State Budget Woes Are Killing A Program That Helps Juvenile Offenders
Photo credit: Ann Hilton Fisher
Redeploy Illinois, one of the state’s most effective programs for turning around juvenile offenders’ lives, is running out of funding due to Illinois’ non-existent budget, WBEZ reports.
That means that in 26 Illinois counties, juvenile offenders who would typically be siphoned into the cost-effective program are heading to jail, according to WBEZ. Though Redeploy is still operational in Cook County, officials are reviewing whether it can continue here.
Open to juvenile offenders who have not committed a murder or a felony, Redeploy replaces conventional jail time with a more holistic investment in kids’ prospects. The program can offer kids therapy, mentoring, drug counseling, and in some cases, 24-hour supervision.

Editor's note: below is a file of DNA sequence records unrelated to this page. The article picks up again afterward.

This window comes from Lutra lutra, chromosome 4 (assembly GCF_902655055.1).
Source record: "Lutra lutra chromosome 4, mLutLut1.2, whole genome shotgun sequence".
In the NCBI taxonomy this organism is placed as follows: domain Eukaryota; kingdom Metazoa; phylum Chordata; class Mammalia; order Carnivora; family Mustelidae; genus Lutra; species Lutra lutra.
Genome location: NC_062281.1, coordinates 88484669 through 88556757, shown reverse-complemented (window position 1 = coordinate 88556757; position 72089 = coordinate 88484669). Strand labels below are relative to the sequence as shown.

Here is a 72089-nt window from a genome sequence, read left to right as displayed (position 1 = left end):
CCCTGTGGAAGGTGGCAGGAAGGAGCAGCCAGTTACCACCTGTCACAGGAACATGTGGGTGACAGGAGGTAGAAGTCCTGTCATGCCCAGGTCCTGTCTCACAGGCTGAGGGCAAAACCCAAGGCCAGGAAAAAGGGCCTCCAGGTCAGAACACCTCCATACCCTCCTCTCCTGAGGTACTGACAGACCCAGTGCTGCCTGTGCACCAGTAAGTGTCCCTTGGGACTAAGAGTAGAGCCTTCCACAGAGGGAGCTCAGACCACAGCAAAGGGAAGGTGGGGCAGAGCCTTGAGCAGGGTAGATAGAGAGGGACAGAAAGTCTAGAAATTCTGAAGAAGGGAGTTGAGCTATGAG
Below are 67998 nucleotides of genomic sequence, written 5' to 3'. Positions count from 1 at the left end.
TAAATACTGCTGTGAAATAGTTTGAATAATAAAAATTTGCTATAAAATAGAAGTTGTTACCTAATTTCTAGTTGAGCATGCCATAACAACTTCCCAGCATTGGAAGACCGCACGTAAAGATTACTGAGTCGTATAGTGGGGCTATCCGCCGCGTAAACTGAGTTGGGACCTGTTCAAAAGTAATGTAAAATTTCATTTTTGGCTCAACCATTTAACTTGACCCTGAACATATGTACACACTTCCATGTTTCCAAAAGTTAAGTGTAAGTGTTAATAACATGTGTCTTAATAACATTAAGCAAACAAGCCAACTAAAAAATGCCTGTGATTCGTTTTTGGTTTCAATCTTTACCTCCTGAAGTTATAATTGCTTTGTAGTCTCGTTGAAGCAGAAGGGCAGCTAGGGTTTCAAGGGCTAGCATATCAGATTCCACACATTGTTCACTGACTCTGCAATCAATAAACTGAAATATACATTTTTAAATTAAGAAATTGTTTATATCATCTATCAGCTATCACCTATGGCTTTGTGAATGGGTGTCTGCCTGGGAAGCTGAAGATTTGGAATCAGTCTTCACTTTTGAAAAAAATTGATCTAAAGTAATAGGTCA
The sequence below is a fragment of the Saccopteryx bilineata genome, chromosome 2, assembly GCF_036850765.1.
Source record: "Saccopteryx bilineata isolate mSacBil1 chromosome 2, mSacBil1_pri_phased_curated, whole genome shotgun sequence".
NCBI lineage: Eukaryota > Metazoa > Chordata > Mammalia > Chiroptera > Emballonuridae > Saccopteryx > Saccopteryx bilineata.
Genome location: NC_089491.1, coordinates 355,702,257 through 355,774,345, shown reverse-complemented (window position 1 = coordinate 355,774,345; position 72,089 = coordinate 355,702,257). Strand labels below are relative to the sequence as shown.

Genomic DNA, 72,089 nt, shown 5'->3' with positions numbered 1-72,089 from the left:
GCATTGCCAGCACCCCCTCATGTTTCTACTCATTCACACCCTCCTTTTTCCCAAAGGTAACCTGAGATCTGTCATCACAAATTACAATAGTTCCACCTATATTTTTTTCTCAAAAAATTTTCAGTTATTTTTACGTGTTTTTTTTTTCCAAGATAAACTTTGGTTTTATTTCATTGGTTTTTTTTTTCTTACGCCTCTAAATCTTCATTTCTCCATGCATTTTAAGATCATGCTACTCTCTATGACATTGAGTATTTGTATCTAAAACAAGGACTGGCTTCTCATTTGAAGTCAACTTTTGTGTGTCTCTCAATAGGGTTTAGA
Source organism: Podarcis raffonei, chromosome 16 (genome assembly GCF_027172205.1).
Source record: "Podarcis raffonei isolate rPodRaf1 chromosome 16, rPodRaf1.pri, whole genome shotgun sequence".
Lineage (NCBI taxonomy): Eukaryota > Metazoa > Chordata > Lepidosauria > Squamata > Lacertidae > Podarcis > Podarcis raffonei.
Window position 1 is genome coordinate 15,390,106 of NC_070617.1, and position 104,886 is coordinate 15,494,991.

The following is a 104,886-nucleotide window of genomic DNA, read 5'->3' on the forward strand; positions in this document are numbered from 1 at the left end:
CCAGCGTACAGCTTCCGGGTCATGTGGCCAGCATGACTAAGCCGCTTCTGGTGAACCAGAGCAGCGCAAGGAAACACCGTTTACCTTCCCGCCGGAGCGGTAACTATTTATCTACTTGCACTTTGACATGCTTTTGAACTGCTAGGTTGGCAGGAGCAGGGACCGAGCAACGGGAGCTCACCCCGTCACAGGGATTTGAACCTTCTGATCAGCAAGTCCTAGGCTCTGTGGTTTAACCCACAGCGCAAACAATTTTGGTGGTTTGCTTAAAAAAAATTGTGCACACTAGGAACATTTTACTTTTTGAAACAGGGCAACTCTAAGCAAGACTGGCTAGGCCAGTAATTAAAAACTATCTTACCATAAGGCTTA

What’s more, the program encompasses all of that while saving the government money. On average, Redeploy cost $5,912 per kid in 2014, compared to the $111,000 per-head price of juvenile incarceration, according to state figures.
A preliminary study of four Redeploy sites also found that recidivism rates were roughly 15 percent for participants, compared to more than 50 percent for non-participants, the program's site reports.
But when funding is restored, John Johnson, the head of juvenile probation in Winnebago county, told WBEZ it won’t be so easy to get the program restarted.
"We’ve already lost staff, so it’s almost like re-starting the program all over again,” he said.